Growth Stock

What it is:

Growth stocks are fast-growing, higher-risk companies. They tend to be young. They offer a higher chance of higher returns and a higher chance of bankruptcy.

How it works/Example:

The nature of a company's business determines many of the characteristics of its stock, especially for growth stocks. For example, blue-chip stocks are issued by high-quality, large companies and generally have steady dividend payments. Their values don't "jump around" as much as shares of smaller, riskier companies, generally speaking, and so conservative investors who like dividend payments and not much risk tend to like blue-chip stocks. Companies that pay out dividends are typically not growth stocks -- they are generally mature companies that feel the highest and best use of its excess cash is dividends rather than, say, research and development or other investments.

Growth stocks are generally riskier than other types of companies, but they also offer a chance at very high returns. These returns are often in the form of capital gains rather than dividends. Tech stocks are generally good examples -- they tend to reinvest all excess cash into their businesses and rely heavily on research and development of products that can be very lucrative but easily outdated.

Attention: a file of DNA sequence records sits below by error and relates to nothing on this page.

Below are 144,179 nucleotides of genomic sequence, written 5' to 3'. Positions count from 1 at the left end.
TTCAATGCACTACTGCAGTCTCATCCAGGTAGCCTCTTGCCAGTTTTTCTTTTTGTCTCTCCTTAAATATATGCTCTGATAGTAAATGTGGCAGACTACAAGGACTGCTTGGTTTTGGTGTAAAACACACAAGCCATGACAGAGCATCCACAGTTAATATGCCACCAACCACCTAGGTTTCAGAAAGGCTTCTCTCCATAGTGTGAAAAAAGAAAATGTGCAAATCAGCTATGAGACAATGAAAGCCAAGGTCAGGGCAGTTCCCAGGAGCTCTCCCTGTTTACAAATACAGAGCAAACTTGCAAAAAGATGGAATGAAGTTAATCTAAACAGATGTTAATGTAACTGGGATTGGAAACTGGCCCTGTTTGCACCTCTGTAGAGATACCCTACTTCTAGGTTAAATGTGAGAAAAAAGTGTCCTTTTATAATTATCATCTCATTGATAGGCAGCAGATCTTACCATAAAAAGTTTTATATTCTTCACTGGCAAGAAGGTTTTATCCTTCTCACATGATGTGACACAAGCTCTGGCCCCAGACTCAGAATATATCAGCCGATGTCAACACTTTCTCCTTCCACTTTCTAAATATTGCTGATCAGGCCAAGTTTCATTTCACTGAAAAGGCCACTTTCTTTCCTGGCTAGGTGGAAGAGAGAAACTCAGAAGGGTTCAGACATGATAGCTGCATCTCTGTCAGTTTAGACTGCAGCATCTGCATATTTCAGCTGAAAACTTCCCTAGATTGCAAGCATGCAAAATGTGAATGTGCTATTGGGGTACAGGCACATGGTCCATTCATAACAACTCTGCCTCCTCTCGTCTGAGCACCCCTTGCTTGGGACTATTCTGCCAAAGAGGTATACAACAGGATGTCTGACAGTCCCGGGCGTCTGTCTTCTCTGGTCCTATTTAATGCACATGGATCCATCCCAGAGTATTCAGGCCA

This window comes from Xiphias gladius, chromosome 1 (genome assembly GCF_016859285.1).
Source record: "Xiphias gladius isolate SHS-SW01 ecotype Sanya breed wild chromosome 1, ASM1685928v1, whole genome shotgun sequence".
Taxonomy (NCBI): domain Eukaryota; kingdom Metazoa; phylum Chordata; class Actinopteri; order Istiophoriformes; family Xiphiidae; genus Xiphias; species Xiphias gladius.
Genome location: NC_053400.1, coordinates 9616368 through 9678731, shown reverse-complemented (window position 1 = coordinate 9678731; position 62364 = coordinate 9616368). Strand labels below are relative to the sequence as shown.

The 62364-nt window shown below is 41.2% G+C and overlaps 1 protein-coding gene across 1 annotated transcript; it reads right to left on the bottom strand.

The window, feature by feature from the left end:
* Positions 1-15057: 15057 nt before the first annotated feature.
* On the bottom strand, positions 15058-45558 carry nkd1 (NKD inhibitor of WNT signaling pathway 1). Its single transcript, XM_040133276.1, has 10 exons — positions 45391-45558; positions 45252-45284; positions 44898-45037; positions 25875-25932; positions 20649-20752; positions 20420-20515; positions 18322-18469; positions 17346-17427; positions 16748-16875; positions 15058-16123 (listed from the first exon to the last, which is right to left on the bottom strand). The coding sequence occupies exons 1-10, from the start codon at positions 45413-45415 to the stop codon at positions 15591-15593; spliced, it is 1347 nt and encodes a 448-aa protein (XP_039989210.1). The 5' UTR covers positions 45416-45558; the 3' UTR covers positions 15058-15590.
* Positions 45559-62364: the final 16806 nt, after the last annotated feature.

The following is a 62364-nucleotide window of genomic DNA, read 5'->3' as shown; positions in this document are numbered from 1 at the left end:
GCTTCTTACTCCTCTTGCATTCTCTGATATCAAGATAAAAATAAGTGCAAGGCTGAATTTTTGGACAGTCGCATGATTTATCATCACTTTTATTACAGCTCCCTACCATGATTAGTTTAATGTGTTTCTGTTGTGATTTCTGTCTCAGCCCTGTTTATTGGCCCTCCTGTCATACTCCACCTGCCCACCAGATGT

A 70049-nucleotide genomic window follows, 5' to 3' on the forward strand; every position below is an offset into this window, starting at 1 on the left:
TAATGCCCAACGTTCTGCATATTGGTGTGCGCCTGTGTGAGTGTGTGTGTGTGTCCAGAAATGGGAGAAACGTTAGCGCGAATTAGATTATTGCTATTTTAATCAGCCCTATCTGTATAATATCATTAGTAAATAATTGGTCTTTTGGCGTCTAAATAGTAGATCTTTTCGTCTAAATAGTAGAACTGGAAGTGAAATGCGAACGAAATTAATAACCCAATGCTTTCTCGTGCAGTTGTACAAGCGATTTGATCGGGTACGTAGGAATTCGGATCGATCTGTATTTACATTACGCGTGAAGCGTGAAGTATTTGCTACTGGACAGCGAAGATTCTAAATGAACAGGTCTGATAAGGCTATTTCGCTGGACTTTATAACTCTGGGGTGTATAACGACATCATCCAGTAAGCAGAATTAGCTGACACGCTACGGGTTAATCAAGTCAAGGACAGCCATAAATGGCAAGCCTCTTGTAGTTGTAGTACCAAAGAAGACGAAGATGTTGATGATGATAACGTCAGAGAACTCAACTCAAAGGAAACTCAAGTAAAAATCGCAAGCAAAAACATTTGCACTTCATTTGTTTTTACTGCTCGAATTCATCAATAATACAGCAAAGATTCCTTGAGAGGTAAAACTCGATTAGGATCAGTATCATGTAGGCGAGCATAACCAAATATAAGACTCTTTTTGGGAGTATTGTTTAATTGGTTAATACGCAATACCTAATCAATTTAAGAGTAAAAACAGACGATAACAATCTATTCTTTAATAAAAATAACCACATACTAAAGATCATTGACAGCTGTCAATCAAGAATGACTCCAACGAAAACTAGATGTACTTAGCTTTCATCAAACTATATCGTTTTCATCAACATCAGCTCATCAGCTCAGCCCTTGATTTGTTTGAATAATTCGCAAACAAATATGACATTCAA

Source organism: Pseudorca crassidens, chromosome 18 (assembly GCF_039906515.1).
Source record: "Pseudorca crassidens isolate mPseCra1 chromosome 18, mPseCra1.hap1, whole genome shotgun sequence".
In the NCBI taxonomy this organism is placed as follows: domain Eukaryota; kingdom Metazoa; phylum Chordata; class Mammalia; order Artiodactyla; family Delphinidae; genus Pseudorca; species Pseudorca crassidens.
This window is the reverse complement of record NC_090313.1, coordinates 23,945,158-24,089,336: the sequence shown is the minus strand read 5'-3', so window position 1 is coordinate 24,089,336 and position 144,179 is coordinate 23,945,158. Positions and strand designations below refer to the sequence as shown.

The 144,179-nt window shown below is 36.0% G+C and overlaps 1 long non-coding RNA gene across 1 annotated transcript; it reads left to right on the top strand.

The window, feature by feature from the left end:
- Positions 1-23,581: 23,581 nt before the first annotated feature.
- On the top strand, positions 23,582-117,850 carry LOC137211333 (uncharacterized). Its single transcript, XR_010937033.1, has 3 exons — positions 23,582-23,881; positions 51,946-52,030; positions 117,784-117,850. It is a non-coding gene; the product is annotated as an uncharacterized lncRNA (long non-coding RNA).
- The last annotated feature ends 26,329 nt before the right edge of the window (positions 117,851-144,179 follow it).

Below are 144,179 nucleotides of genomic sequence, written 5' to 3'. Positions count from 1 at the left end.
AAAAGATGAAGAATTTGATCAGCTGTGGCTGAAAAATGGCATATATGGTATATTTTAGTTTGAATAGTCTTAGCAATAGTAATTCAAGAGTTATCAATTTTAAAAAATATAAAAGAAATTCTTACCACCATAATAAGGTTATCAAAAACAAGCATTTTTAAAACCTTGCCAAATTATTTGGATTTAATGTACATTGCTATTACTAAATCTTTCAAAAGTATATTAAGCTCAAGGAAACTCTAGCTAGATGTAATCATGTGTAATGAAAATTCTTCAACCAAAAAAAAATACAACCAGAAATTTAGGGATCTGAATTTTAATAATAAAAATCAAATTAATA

Why it Matters:

It's important to note that a company's stock can fall into more than one category. Large-cap stocks can be blue-chip stocks, growth stocks or income stocks, for example. Small-cap stocks can be growth stocks, income stocks, or tech stocks. However, perhaps the most important attribute of growth stocks is that like all stocks, their holders are the last in line when it comes to getting their money back. If the company goes bankrupt and has to sell off all its assets, the cash from the asset sale first goes to pay off lenders, employees and lawyers. The shareholders get whatever is left (which is usually nothing, or just a few pennies for every dollar they originally invested).

Deciding whether to buy growth stocks, or which growth stocks to buy, requires you to consider your goals in life, your age, your cash needs, future cash needs you might have (retirement, college, etc.), your tax situation, the nature of your other investments, and how much risk you're willing to take.
 

Best execution refers to the imperative that a broker, market maker, or other agent acting on behalf of an investor is obligated to execute the investor's order in a way that is most advantageous to the investor rather than the agent.